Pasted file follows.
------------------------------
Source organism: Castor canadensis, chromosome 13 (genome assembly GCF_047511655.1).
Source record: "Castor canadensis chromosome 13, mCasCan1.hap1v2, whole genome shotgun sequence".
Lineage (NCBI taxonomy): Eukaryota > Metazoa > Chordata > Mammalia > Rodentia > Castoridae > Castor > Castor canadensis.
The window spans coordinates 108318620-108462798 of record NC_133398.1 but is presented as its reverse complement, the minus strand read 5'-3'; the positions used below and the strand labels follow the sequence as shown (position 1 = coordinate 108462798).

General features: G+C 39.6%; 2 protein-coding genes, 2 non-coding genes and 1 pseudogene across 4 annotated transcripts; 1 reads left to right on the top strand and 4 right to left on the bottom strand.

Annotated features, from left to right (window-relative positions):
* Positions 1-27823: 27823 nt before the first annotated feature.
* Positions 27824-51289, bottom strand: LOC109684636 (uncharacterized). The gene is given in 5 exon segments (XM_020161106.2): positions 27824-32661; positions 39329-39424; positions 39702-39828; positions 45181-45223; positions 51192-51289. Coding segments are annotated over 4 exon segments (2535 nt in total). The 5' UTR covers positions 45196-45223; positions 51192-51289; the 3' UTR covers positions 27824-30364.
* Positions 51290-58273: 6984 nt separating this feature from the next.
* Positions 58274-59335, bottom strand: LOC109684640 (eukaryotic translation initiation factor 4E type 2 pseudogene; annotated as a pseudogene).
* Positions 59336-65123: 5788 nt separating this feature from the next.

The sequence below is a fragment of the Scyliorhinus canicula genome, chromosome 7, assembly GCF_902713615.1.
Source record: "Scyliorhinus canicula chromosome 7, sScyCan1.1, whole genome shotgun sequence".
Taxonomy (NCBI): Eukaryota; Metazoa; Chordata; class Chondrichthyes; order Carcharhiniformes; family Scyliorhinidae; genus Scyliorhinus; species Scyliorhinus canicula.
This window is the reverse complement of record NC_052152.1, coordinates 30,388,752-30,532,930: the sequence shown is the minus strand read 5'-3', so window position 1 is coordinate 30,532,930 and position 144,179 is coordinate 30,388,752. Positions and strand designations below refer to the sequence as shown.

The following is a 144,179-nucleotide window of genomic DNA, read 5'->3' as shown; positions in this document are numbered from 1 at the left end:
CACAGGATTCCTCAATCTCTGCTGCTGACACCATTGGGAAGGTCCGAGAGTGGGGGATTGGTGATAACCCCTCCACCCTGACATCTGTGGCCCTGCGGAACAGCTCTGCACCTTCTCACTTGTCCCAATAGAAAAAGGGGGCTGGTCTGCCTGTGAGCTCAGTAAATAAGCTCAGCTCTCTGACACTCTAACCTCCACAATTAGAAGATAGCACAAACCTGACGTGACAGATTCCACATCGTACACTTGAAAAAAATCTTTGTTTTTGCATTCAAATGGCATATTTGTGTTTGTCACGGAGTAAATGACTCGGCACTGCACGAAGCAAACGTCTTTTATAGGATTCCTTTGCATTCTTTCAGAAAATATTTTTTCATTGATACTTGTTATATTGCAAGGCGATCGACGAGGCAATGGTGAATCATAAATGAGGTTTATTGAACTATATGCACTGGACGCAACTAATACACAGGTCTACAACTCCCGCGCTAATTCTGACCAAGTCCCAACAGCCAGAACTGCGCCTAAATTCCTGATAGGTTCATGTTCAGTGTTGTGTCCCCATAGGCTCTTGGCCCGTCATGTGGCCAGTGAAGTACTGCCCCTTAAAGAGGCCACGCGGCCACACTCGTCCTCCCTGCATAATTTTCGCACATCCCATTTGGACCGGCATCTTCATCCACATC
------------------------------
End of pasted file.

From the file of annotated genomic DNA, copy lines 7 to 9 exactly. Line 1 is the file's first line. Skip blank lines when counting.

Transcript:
* Positions 1-27823: 27823 nt before the first annotated feature.
* Positions 27824-51289, bottom strand: LOC109684636 (uncharacterized). The gene is given in 5 exon segments (XM_020161106.2): positions 27824-32661; positions 39329-39424; positions 39702-39828; positions 45181-45223; positions 51192-51289. Coding segments are annotated over 4 exon segments (2535 nt in total). The 5' UTR covers positions 45196-45223; positions 51192-51289; the 3' UTR covers positions 27824-30364.
* Positions 51290-58273: 6984 nt separating this feature from the next.